This article is from the July/Aug. 1991 AFRMA Rat & Mouse Tales news-magazine.
By Carmen Jane Booth, vet student
The selection of animal bedding should be given special consideration. Bedding serves a number of basic purposes: absorb moisture, insulate, and provide comfort and nesting material. Bedding can be contact (animal housed directly on it) or non-contact (wire mesh bottom cages). Non-contact bedding is usually more absorbent. Some different types of bedding include: paper, wood chips, shavings, ground corn cobs, pelleted alfalfa, sawdust, ground peanut hulls, or diatomaceous earth (cat litter). Cat litter may dehydrate newborn animals. The material chosen should be free of dust, insects, toxins, pesticides, pathogenic organisms, and droppings from feral animals. In addition, the bedding should be non-edible and free of natural volatile chemicals. In general, soft woods such as white pine, yellow pine, and red ceder should be avoided because they release volatile hydrocarbons that can stimulate hepatic (liver) microsomal enzymes. These liver enzymes are in a large part responsible for eliminating foreign compounds (chemical, etc.) from the body. When these processes are abnormally activated, liver neoplasia (cancer) may result. These soft wood beddings have been shown to increase respiratory infections and may decrease reproductive productivity and act as carcinogens. Beddings made of hard woods such as maple, birch, or beech as well as aspen have been used without detectable adverse side effects.
Mycoplasma pulmonis is responsible for causing a serious respiratory disease in rodents known as Murine Respiratory Mycoplasmosis (MRM). MRM is common in rodents and can cause reproductive as well as respiratory problems. Rats and mice are the principal hosts of M. pulmonis, but rabbits, guinea pigs and other rodents may carry the agent although they are not clinically affected. Mycoplasma are bacteria that are pleomorphic and do not contain a cell wall. They have a diameter between 0.2 and 1.0 µm. Mycoplasma infections are extremely infectious and can be transmitted by respiratory aerosol over small distances, direct animal contact, sexual transfer, and in utero, but there is no evidence to support transmission through fomites (caging, equipment or clothing). Poor environmental conditions, high ammonia levels and concurrent infection with other disease agents can damage the respiratory tract and predispose the animal to mycoplasma infection.
The clinical signs of M. pulmonis are usually subclinical but they can be apparent. The three foci of infection are upper respiratory, bronchopulmonary, and genital. The upper respiratory signs involve sniffling, sneezing, rough hair coat, squinting, a serous or mucopurulent eye and/or nasal discharge, and in some cases a head tilt. The bronchopulmonary signs occur 3–6 months post infection and include: lethargy, rough hair coat, hunched posture, chattering, weight loss, dyspnea (difficulty breathing), congestion, and death. The reproductive form of the disease includes an ascending genital infection resulting in reduced fertility and fetal deaths. Infection of the uterus (pyometra) and oviduct often occurs frequently in rodents with respiratory mycoplasmosis.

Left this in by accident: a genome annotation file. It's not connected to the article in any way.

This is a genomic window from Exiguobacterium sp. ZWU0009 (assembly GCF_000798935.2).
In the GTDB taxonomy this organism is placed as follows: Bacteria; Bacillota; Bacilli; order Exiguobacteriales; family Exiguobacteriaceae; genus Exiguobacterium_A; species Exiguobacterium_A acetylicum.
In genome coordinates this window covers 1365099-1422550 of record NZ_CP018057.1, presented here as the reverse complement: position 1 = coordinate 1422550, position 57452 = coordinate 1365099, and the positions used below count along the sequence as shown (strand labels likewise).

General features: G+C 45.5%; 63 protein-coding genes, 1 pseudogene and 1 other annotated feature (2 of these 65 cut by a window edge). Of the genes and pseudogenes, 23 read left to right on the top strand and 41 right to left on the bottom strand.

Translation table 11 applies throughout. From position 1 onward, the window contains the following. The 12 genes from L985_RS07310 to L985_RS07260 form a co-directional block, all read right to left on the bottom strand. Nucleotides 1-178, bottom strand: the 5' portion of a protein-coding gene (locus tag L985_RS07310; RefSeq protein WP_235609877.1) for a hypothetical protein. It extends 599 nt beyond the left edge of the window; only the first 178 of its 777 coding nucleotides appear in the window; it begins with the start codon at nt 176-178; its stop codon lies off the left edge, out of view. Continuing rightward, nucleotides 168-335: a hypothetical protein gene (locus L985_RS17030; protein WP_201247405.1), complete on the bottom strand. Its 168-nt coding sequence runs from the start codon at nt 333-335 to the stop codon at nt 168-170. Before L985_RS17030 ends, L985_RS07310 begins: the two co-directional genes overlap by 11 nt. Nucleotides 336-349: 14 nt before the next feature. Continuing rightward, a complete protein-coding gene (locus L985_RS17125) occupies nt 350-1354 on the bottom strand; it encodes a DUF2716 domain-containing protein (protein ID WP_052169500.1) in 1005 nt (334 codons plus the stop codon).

A tentative diagnosis of mycoplasmosis is based on clinical signs and confirmed by gross and microscopic lesions and isolation of the agent from the nasal pharynx, tympanic bullae, trachea, uterus, or lungs. Treatment for mycoplasmosis is somewhat discouraging. For all practical purposes, elimination of mycoplasmal infection from affected mice and rats is impossible. Antimicrobials placed in the drinking water can suppress the clinical signs and infection, but do not clear the agent from the animal. As soon as the antibiotics are removed the disease resumes. Tap water contains salts that precipitate the drugs, especially tetracyclines, causing them to be inactivated. Tetracyclines as well as other drugs are inactivated by light and can be completely ineffective within an hour or so.
Treatment should not be advocated as a method to remove mycoplasma from a colony of rodents. Mycoplasma pulmonis does not affect humans although they can carry it in their nasal passages. Some of the palliative therapies follow:
There are many other different therapies. All therapies are published except for the Baytril. This treatment was given courtesy of a laboratory animal veterinarian at the University of Washington. This has been an effective therapy for rabbits infected with Pasteurella multocida.